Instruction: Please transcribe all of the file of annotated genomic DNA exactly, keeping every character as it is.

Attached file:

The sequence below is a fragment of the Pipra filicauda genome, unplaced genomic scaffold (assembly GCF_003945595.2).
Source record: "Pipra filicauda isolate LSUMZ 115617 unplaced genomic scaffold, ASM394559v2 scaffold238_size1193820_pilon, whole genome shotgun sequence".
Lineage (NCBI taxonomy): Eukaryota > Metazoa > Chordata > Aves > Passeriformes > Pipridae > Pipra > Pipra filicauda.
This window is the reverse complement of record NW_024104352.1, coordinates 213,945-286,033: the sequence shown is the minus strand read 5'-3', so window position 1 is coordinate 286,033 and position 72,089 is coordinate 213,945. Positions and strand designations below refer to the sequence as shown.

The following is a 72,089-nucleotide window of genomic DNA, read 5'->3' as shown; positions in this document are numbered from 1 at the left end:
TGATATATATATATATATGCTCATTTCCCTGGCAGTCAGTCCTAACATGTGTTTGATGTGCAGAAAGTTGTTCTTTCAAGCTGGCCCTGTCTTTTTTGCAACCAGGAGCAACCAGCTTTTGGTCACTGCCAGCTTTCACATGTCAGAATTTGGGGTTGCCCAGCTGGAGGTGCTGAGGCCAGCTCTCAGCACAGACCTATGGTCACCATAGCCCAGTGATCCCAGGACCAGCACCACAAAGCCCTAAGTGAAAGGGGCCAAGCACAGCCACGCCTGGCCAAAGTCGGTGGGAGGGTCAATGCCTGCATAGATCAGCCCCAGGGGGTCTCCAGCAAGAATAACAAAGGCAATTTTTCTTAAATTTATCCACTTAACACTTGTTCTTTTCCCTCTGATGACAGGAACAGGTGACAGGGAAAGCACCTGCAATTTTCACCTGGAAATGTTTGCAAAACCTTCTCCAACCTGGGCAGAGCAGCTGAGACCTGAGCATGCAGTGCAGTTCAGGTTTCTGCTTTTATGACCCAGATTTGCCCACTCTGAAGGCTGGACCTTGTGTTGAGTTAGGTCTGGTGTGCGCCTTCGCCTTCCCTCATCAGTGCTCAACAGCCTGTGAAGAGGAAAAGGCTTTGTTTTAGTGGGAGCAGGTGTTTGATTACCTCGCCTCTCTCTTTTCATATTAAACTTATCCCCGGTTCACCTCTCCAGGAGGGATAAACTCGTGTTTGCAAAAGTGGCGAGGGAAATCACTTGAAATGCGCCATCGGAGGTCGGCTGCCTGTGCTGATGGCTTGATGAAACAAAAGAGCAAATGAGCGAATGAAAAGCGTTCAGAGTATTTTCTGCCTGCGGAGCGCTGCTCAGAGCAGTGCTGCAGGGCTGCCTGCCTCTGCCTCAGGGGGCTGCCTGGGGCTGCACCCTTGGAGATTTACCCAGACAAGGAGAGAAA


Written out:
The sequence below is a fragment of the Pipra filicauda genome, unplaced genomic scaffold (assembly GCF_003945595.2).
Source record: "Pipra filicauda isolate LSUMZ 115617 unplaced genomic scaffold, ASM394559v2 scaffold238_size1193820_pilon, whole genome shotgun sequence".
Lineage (NCBI taxonomy): Eukaryota > Metazoa > Chordata > Aves > Passeriformes > Pipridae > Pipra > Pipra filicauda.
This window is the reverse complement of record NW_024104352.1, coordinates 213,945-286,033: the sequence shown is the minus strand read 5'-3', so window position 1 is coordinate 286,033 and position 72,089 is coordinate 213,945. Positions and strand designations below refer to the sequence as shown.

The following is a 72,089-nucleotide window of genomic DNA, read 5'->3' as shown; positions in this document are numbered from 1 at the left end:
TGATATATATATATATATGCTCATTTCCCTGGCAGTCAGTCCTAACATGTGTTTGATGTGCAGAAAGTTGTTCTTTCAAGCTGGCCCTGTCTTTTTTGCAACCAGGAGCAACCAGCTTTTGGTCACTGCCAGCTTTCACATGTCAGAATTTGGGGTTGCCCAGCTGGAGGTGCTGAGGCCAGCTCTCAGCACAGACCTATGGTCACCATAGCCCAGTGATCCCAGGACCAGCACCACAAAGCCCTAAGTGAAAGGGGCCAAGCACAGCCACGCCTGGCCAAAGTCGGTGGGAGGGTCAATGCCTGCATAGATCAGCCCCAGGGGGTCTCCAGCAAGAATAACAAAGGCAATTTTTCTTAAATTTATCCACTTAACACTTGTTCTTTTCCCTCTGATGACAGGAACAGGTGACAGGGAAAGCACCTGCAATTTTCACCTGGAAATGTTTGCAAAACCTTCTCCAACCTGGGCAGAGCAGCTGAGACCTGAGCATGCAGTGCAGTTCAGGTTTCTGCTTTTATGACCCAGATTTGCCCACTCTGAAGGCTGGACCTTGTGTTGAGTTAGGTCTGGTGTGCGCCTTCGCCTTCCCTCATCAGTGCTCAACAGCCTGTGAAGAGGAAAAGGCTTTGTTTTAGTGGGAGCAGGTGTTTGATTACCTCGCCTCTCTCTTTTCATATTAAACTTATCCCCGGTTCACCTCTCCAGGAGGGATAAACTCGTGTTTGCAAAAGTGGCGAGGGAAATCACTTGAAATGCGCCATCGGAGGTCGGCTGCCTGTGCTGATGGCTTGATGAAACAAAAGAGCAAATGAGCGAATGAAAAGCGTTCAGAGTATTTTCTGCCTGCGGAGCGCTGCTCAGAGCAGTGCTGCAGGGCTGCCTGCCTCTGCCTCAGGGGGCTGCCTGGGGCTGCACCCTTGGAGATTTACCCAGACAAGGAGAGAAA